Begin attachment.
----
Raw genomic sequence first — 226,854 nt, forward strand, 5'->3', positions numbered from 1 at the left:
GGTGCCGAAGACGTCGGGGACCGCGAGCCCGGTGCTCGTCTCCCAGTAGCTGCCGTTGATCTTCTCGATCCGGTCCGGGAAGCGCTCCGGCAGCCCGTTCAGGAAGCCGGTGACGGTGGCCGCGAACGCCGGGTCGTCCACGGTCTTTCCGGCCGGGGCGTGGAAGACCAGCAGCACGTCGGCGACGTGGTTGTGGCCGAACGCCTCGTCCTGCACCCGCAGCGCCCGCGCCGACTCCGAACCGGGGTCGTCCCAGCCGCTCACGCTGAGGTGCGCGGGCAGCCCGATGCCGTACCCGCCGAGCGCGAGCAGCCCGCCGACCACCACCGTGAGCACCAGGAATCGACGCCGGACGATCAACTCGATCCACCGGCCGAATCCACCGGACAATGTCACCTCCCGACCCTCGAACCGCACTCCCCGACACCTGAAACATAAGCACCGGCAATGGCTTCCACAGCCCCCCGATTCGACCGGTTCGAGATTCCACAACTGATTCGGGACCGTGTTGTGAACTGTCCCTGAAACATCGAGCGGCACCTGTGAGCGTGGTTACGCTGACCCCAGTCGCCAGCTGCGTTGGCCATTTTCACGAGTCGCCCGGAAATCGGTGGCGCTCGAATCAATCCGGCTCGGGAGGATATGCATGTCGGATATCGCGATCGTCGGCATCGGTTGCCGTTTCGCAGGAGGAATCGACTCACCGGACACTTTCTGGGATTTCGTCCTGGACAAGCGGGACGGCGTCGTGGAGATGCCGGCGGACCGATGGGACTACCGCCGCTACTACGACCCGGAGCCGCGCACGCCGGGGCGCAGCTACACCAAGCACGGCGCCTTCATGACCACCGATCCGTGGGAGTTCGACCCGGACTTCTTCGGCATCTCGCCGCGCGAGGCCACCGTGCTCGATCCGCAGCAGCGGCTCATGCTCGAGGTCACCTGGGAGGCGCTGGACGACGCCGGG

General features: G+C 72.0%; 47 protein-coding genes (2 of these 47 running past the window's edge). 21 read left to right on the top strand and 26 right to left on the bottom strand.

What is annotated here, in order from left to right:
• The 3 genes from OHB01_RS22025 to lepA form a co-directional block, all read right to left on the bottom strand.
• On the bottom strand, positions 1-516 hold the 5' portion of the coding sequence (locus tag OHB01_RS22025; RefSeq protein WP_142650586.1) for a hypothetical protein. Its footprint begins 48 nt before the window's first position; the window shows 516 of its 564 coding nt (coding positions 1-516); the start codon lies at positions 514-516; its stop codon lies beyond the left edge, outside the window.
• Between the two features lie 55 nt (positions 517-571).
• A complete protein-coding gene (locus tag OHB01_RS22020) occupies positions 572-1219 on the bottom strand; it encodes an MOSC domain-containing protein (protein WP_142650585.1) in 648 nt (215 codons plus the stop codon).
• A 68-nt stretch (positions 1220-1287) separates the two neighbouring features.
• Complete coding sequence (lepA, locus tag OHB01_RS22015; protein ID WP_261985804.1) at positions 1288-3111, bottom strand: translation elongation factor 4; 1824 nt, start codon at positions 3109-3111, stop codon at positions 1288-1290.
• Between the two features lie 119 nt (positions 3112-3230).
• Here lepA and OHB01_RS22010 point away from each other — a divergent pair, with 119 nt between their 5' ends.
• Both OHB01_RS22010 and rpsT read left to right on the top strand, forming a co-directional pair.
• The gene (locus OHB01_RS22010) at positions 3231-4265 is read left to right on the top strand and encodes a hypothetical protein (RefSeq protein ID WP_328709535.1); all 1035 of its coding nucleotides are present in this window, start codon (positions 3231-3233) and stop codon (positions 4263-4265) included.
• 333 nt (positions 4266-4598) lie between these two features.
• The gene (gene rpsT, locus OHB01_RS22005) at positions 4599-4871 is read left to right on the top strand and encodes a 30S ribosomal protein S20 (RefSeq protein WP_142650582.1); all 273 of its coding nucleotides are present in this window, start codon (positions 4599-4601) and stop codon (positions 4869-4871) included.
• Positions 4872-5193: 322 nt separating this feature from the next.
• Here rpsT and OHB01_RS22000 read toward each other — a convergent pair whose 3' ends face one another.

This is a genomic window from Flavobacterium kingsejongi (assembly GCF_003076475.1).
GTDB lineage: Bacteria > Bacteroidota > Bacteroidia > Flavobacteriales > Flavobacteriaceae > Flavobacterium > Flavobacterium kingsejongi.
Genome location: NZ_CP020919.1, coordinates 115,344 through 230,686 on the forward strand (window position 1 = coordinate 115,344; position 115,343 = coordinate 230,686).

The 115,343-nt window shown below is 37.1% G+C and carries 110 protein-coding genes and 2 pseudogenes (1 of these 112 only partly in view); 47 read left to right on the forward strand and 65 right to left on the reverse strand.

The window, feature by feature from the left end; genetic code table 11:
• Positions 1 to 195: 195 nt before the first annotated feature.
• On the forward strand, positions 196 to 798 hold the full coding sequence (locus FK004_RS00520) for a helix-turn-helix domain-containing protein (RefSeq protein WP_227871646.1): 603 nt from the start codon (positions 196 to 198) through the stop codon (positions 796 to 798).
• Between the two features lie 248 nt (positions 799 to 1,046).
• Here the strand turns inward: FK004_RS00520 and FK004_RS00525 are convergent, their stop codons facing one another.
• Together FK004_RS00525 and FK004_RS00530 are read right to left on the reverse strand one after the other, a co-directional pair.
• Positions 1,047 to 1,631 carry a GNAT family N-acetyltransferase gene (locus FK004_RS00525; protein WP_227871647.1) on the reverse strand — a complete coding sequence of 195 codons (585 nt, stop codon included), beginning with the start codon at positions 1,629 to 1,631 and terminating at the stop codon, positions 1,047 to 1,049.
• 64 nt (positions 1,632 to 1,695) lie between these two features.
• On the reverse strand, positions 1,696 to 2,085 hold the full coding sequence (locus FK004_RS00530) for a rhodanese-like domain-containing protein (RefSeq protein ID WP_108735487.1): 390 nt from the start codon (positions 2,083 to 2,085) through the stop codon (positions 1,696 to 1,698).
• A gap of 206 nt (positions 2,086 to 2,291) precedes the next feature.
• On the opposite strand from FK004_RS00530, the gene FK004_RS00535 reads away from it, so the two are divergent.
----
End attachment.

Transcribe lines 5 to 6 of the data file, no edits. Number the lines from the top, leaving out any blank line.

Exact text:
• The 3 genes from OHB01_RS22025 to lepA form a co-directional block, all read right to left on the bottom strand.
• On the bottom strand, positions 1-516 hold the 5' portion of the coding sequence (locus tag OHB01_RS22025; RefSeq protein WP_142650586.1) for a hypothetical protein. Its footprint begins 48 nt before the window's first position; the window shows 516 of its 564 coding nt (coding positions 1-516); the start codon lies at positions 514-516; its stop codon lies beyond the left edge, outside the window.